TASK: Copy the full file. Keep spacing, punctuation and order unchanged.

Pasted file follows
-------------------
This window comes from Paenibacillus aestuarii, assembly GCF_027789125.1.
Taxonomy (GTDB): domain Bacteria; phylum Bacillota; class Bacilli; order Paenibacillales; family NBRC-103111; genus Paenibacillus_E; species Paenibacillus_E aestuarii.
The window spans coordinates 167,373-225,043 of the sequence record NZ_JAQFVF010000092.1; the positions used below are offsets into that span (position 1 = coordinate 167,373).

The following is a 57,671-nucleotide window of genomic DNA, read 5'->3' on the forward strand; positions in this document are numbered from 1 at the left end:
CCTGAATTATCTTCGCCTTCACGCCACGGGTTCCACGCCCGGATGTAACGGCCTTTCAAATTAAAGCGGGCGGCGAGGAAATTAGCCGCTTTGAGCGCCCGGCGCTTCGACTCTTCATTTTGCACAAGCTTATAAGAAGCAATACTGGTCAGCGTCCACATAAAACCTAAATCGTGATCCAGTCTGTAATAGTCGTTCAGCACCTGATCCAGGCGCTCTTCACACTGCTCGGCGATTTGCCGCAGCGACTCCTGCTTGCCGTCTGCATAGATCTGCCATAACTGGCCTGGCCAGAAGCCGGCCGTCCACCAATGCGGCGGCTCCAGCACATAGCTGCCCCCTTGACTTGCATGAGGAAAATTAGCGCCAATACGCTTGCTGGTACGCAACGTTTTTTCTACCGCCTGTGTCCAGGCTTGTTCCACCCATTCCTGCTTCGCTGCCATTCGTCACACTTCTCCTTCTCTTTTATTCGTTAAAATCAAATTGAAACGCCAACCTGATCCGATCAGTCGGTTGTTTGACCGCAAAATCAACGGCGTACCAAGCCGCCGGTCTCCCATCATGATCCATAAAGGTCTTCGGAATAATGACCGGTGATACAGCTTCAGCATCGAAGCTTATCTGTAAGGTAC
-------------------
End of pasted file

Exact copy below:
This window comes from Paenibacillus aestuarii, assembly GCF_027789125.1.
Taxonomy (GTDB): domain Bacteria; phylum Bacillota; class Bacilli; order Paenibacillales; family NBRC-103111; genus Paenibacillus_E; species Paenibacillus_E aestuarii.
The window spans coordinates 167,373-225,043 of the sequence record NZ_JAQFVF010000092.1; the positions used below are offsets into that span (position 1 = coordinate 167,373).

The following is a 57,671-nucleotide window of genomic DNA, read 5'->3' on the forward strand; positions in this document are numbered from 1 at the left end:
CCTGAATTATCTTCGCCTTCACGCCACGGGTTCCACGCCCGGATGTAACGGCCTTTCAAATTAAAGCGGGCGGCGAGGAAATTAGCCGCTTTGAGCGCCCGGCGCTTCGACTCTTCATTTTGCACAAGCTTATAAGAAGCAATACTGGTCAGCGTCCACATAAAACCTAAATCGTGATCCAGTCTGTAATAGTCGTTCAGCACCTGATCCAGGCGCTCTTCACACTGCTCGGCGATTTGCCGCAGCGACTCCTGCTTGCCGTCTGCATAGATCTGCCATAACTGGCCTGGCCAGAAGCCGGCCGTCCACCAATGCGGCGGCTCCAGCACATAGCTGCCCCCTTGACTTGCATGAGGAAAATTAGCGCCAATACGCTTGCTGGTACGCAACGTTTTTTCTACCGCCTGTGTCCAGGCTTGTTCCACCCATTCCTGCTTCGCTGCCATTCGTCACACTTCTCCTTCTCTTTTATTCGTTAAAATCAAATTGAAACGCCAACCTGATCCGATCAGTCGGTTGTTTGACCGCAAAATCAACGGCGTACCAAGCCGCCGGTCTCCCATCATGATCCATAAAGGTCTTCGGAATAATGACCGGTGATACAGCTTCAGCATCGAAGCTTATCTGTAAGGTAC